Here's the thing about James Cameron: he knows what he's doing.
Time and again, audiences - and Hollywood itself! - have understimated Cameron, only to have him pull off one win after another at the box office. It's happened so often that the general consensus has become, "Only a fool would bet against James Cameron." You know this, we know this. We also know that, in the process of scoring all those hits, James Cameron's ego has become its own force to be reckoned with. This leads to situations where James Cameron says things which are probably true, but also dickish. When this occurs, we tend to roll our eyes at James Cameron and give him the business, because that's what we do here.
Today brings us another opportunity to do so. In a new interview with Yahoo! (as quoted by EW), James Cameron rattles off some thoughts about James Wan's $1.1B-grossing Aquaman, a film which probably features just as many underwater VFX shots as the long-awaited Avatar sequels Cameron's currently putting together for Fox. It should come as no surprise that some of these thoughts are dickish in nature.
“I think [Aquaman]'s great fun. I think it's a movie I could have never made. Truthfully. I could have never made that film because it requires this total dreamlike disconnect from any sense of physics or reality. It exists somewhere between a Greek mythic landscape and a fairy tale landscape. And people just kind of zoom around underwater because … they propel themselves mentally? I guess? I don’t know. But it’s cool. You buy it on its own terms. But I’ve spent thousands of hours underwater. I’m very literal about my underwater. It needs to look like it’s real. And while I can enjoy that film I don’t resonate with it because it doesn’t look real.”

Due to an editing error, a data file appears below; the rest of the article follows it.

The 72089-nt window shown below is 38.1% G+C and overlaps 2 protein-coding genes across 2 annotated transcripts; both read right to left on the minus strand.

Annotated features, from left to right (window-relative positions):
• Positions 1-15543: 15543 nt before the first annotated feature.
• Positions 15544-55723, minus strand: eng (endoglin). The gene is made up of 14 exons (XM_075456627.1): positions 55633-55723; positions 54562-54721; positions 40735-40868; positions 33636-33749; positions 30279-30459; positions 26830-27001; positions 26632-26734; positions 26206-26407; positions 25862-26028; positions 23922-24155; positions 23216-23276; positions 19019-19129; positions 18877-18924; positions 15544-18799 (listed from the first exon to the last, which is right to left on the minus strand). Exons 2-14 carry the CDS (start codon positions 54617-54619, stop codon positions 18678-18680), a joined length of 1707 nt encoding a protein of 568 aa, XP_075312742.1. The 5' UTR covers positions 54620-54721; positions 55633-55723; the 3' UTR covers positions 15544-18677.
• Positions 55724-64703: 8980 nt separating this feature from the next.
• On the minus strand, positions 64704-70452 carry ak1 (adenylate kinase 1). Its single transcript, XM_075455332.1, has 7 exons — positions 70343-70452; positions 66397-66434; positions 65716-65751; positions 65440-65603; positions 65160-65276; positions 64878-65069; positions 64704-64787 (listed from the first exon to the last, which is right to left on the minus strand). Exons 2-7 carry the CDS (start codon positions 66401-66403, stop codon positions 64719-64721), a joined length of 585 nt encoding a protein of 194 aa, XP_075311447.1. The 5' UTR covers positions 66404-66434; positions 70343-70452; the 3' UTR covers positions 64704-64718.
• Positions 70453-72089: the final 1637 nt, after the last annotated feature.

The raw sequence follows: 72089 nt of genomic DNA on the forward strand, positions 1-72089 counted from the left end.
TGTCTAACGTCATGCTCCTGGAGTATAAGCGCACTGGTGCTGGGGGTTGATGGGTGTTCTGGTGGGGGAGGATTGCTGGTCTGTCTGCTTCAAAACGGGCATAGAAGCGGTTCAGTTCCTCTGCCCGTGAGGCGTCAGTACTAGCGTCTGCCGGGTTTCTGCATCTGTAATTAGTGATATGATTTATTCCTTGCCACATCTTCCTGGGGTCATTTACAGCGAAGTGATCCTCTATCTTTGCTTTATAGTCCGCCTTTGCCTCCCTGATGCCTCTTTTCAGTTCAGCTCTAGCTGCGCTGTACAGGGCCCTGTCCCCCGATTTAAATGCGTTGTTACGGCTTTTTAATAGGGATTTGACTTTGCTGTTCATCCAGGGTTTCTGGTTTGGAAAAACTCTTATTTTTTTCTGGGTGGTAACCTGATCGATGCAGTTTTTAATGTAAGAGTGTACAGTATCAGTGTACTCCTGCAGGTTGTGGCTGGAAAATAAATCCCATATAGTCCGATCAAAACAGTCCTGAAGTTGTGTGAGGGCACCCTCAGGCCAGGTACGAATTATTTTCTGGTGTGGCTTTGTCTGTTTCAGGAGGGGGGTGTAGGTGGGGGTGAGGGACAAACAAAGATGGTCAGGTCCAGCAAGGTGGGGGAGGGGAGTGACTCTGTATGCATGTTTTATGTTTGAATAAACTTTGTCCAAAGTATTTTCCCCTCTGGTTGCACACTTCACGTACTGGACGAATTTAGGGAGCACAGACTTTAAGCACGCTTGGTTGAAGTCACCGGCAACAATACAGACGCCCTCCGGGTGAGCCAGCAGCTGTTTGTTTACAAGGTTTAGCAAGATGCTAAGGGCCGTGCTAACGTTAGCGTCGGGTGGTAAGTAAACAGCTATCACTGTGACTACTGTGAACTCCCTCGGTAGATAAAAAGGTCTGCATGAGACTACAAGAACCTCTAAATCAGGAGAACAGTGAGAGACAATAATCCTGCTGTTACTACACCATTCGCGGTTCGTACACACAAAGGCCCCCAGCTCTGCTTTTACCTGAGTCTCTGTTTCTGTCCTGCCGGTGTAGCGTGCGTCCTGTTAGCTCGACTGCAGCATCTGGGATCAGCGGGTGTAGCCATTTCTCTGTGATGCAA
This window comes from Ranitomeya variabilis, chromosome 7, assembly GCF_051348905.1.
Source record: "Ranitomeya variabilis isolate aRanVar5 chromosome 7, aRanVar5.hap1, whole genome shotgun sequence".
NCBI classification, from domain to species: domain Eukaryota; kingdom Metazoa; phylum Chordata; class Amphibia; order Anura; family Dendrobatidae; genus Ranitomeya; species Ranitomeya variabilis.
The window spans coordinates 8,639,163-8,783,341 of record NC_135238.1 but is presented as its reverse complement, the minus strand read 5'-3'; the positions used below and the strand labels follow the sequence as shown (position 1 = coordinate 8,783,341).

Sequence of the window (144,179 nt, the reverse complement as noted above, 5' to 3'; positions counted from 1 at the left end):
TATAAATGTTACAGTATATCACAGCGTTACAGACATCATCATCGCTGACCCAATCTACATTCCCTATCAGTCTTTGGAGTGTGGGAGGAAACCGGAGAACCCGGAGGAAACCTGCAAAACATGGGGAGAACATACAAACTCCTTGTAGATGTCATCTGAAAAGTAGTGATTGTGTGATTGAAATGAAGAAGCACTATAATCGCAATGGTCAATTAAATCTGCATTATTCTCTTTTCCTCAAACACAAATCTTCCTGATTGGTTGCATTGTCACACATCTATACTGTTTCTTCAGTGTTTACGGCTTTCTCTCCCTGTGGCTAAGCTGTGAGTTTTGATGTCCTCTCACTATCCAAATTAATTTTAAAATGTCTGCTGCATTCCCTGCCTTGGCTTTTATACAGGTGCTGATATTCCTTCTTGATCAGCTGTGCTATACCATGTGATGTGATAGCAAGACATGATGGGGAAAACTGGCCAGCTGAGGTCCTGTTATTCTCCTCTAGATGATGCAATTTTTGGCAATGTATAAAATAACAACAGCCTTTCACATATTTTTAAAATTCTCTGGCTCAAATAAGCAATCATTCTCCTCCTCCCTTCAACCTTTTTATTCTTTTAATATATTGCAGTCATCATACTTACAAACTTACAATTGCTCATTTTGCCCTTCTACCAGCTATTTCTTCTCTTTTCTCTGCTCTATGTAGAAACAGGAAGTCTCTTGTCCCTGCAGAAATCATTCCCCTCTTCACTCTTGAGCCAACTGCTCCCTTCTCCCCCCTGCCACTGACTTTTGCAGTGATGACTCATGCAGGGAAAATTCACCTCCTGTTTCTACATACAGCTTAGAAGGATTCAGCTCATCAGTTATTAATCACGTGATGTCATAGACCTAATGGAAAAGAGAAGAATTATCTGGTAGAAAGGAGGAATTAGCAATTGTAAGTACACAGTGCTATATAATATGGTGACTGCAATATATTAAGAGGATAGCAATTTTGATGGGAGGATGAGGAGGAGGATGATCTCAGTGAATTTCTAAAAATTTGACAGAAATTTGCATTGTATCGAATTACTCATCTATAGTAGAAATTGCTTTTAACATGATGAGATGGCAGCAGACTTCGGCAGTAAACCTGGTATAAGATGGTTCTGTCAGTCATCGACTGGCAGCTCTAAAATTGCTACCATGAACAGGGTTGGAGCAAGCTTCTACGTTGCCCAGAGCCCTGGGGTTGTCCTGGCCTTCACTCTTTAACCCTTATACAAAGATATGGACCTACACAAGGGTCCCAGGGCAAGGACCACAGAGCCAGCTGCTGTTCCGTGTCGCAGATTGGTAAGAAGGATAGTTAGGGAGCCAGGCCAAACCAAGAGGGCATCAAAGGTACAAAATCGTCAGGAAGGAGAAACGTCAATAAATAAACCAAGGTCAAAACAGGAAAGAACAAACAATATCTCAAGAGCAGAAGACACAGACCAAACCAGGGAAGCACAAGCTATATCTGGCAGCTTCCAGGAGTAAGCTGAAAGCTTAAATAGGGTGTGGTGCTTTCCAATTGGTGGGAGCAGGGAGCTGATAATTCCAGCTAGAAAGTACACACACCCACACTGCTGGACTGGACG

Yes, among many other things, James Cameron is a low-key master of both the backhanded compliment and the subtle throwing of shade. Read that quote again, and marvel at how nimble Cameron's response is, complimenting Aquaman before transitioning into the implication that the film's underwater scenes were borderline cartoonish. He also mentions the thousands of hours he's spent underwater, just in case you feel like questioning his expertise.
Cameron goes on:
“And by the way, [Aquaman] doesn’t help us with our issues of actually understanding the ocean and exploring the ocean and preserving the ocean — though they did throw in a couple things like whales and things like that to remind us we are using the ocean as a garbage dump, so I applaud the film for that. Yeah, I couldn’t have made that movie. We’re doing a lot of underwater in the Avatar sequels and it’s going to have such a different feel.”
You see, again, we have James Cameron making an ostensibly good point ("Aquaman could have done more to spread the word about our oceans being polluted"), going about it in a vaguely dickish way, but then bringing it all back home with a mild compliment and a quick plug for the home team. Do we respect James Cameron? Certainly. Is what he said here a big deal, or even news? Definitely not. But is it entertaining and fun to talk about? Oh, absolutely. Please weigh in with your own thoughts, should you have them, in the space provided below.
The Avatar sequels begin rolling out next Christmas, and will be way more realistic than Aquaman.